Unearthing Gotham by Anne-Marie Cantwell
The Archaeology of New York City

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Synopsis

Under the teeming metropolis that is present-day New York City lie the buried remains of long-lost worlds. The remnants of nineteenth-century New York reveal much about its inhabitants and neighbourhoods, from fashionable Washington Square to the notorious Five Points. Underneath there are traces of the Dutch and English colonists who arrived in the area in the seventeenth century, as well as of the Africans they enslaved. And beneath all these layers is the land that Native Americans occupied for hundreds of generations from their first arrival eleven thousand years ago. Now two distinguished archaeologists draw on the results of more than a century of excavations to relate the interconnected stories of these different peoples who shared and shaped the land that makes up the modern city. In treating New York's five boroughs as one enormous archaeological site, Anne-Marie Cantwell and Diana diZerega Wall weave Native American, colonial, and post-colonial history into an absorbing, panoramic narrative. They also describe the work of the archaeologists who uncovered this evidence - nineteenth-century pioneers, concerned citizens, and today's professionals. In the process, Cantwell and Wall raise provocative questions about the nature of cities, urbanisation, the colonial experience, Indian life, the family, and the use of space. Engagingly written and abundantly illustrated, Unearthing Gotham offers a fresh perspective on the richness of the American legacy.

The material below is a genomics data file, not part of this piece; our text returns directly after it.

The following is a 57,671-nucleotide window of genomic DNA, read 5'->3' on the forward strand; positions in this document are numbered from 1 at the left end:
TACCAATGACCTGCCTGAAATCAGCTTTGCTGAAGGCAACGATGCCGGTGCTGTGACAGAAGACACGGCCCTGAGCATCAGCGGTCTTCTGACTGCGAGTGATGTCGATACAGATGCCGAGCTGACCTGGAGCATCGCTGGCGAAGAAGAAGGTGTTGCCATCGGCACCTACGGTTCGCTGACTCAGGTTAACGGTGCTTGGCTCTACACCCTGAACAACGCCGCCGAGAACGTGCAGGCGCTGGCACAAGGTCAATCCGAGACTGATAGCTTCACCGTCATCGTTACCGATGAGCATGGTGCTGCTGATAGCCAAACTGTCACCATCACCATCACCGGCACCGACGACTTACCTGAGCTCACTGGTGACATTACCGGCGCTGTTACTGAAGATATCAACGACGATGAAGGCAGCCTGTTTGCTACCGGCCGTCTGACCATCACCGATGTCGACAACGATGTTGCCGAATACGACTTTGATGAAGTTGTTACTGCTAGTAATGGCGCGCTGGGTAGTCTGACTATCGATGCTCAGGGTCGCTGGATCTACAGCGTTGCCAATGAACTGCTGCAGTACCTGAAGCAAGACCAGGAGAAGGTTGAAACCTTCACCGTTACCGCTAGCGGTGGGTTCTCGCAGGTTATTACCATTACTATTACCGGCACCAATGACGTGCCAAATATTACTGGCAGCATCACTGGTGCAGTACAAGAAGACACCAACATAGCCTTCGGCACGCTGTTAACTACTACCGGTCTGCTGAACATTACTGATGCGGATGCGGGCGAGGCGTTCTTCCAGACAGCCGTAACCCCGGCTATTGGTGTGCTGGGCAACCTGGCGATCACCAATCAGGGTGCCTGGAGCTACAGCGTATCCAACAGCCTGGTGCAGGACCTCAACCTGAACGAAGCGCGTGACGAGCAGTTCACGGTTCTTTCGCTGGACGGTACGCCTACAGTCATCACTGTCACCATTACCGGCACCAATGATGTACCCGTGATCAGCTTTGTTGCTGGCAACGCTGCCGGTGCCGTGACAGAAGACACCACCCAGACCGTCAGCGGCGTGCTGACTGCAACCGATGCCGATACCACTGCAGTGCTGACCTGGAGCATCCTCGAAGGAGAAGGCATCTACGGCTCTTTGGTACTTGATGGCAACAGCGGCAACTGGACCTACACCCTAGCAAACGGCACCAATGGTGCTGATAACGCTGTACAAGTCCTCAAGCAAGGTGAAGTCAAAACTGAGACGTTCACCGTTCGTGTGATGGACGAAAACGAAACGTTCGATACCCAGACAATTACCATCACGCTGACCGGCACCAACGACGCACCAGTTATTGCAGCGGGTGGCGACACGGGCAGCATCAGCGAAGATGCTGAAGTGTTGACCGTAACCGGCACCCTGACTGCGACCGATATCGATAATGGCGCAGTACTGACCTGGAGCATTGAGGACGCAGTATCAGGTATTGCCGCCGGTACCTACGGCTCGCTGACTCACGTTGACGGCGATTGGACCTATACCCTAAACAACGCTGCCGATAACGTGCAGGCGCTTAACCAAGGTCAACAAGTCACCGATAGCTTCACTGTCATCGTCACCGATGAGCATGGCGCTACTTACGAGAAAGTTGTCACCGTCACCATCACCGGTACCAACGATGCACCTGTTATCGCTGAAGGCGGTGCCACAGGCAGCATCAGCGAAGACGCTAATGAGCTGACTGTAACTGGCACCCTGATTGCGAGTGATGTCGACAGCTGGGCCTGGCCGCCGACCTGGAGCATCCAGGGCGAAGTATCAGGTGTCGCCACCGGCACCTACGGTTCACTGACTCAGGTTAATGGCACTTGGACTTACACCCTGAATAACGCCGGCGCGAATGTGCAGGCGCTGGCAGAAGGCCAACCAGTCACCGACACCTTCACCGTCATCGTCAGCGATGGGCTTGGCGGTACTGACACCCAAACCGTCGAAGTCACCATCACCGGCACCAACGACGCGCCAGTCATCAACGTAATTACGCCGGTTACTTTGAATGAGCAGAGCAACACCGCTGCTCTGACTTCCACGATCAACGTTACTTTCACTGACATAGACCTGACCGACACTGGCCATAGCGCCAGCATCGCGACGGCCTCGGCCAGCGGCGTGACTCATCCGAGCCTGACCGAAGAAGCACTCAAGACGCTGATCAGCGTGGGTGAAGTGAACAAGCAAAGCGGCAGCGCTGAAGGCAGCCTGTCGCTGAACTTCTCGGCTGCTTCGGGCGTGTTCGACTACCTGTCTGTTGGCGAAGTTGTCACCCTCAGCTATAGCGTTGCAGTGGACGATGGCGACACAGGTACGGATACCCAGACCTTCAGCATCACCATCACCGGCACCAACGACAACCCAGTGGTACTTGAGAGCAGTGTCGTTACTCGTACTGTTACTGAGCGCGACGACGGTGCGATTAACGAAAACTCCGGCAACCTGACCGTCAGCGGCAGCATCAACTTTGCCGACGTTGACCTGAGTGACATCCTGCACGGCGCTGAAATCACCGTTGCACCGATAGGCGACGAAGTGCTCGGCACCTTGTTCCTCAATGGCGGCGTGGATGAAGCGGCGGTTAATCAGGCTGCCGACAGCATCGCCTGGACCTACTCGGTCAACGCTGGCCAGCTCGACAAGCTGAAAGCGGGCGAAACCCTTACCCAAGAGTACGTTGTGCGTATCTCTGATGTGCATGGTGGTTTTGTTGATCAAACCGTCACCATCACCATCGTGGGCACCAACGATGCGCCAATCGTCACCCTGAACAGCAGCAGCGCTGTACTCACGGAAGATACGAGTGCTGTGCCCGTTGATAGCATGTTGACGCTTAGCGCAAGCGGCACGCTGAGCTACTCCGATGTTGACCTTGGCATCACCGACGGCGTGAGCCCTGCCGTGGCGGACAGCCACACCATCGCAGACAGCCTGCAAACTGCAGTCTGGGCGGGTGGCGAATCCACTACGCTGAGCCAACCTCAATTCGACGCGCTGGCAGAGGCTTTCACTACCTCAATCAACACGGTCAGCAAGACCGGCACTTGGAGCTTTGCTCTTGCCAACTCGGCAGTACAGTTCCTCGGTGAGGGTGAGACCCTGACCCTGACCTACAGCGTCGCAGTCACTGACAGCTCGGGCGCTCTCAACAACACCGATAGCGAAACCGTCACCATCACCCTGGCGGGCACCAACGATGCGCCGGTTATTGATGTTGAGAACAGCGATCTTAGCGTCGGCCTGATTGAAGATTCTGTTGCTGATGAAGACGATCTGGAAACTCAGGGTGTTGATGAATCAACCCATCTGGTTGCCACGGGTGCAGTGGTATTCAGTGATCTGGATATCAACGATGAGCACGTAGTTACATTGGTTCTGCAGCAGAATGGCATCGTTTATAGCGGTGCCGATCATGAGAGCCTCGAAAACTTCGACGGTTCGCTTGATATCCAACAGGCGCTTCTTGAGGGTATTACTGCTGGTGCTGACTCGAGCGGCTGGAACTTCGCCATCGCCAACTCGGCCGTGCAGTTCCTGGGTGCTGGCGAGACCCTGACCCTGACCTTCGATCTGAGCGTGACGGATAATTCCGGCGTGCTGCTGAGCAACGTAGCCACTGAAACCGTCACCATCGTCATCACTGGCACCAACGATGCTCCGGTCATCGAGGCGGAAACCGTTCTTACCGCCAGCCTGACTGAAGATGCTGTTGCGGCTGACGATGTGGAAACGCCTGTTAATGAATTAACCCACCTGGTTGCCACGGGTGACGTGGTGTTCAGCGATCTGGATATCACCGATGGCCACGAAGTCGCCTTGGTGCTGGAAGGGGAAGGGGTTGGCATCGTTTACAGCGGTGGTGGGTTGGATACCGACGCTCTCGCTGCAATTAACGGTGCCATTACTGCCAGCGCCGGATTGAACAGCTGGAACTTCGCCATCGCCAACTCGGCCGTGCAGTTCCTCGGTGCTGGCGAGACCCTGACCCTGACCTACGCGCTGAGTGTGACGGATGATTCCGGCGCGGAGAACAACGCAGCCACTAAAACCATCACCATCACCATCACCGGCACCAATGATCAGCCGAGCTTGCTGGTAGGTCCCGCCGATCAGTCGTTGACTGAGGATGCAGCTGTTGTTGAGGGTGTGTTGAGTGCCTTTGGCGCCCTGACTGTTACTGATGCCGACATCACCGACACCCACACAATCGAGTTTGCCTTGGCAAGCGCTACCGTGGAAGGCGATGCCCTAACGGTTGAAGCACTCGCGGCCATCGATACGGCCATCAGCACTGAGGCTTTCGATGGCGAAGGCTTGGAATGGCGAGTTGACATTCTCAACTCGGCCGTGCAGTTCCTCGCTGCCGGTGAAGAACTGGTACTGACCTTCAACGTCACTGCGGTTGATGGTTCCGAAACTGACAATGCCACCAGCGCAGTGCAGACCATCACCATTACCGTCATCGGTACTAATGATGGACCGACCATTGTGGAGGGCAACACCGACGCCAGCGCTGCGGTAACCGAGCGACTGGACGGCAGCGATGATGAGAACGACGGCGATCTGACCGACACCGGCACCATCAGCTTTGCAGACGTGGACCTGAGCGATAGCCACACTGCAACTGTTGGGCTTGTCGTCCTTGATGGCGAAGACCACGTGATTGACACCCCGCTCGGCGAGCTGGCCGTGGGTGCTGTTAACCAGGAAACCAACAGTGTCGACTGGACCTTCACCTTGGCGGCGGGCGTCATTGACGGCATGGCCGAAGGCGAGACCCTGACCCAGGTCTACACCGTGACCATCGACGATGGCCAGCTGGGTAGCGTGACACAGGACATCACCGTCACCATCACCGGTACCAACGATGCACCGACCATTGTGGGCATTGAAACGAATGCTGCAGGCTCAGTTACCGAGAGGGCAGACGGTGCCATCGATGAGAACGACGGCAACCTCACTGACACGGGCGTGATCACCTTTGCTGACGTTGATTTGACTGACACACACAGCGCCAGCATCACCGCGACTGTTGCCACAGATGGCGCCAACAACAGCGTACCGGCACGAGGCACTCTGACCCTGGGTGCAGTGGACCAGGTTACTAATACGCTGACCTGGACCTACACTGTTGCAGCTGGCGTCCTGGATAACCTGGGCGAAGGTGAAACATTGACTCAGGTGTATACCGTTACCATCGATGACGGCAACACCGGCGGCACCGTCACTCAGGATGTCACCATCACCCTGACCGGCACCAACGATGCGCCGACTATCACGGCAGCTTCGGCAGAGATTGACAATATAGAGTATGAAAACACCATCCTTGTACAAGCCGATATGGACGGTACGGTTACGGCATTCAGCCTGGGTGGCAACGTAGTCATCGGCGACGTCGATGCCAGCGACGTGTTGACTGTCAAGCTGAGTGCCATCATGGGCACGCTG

About Anne-Marie Cantwell

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Anne-Marie Cantwell is associate professor of anthropology at Rutgers University. Diana diZerega Wall is professor of anthropology at the City College of the City University of New York. Anne-Marie Cantwell is professor of anthropology at Rutgers University.
 
Published September 1, 2001 by Yale University Press. 448 pages
Genres: History. Non-fiction

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Kirkus Reviews

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Cantwell (Anthropology/Rutgers Univ.) and Wall (Anthropology/City College of New York) pleasingly convey the palpable sense of orientation that archaeology—in this case, New York City’s—can give “to reach a deeper understanding of the human predicament.” Being America’s oldest city, New York has ...

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The Guardian

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Celluloid Skyline by James Sanders 500pp, Bloomsbury, £30 Unearthing Gotham by Anne-Marie Cantwell and Diana diZerega Wall 374pp, Yale, £30 The Gangs of New York by Herbert Asbury 368pp, Thunder's Mouth Press, £9.41 In the month of the snowy moon, during the reign of the Munsee chi...

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Publishers Weekly

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Rutgers's Cantwell and City College's Wall, anthropologists both, track the evolving practice of urban archeology, and document much of what it has uncovered (and is still uncovering) in the Big Apple.

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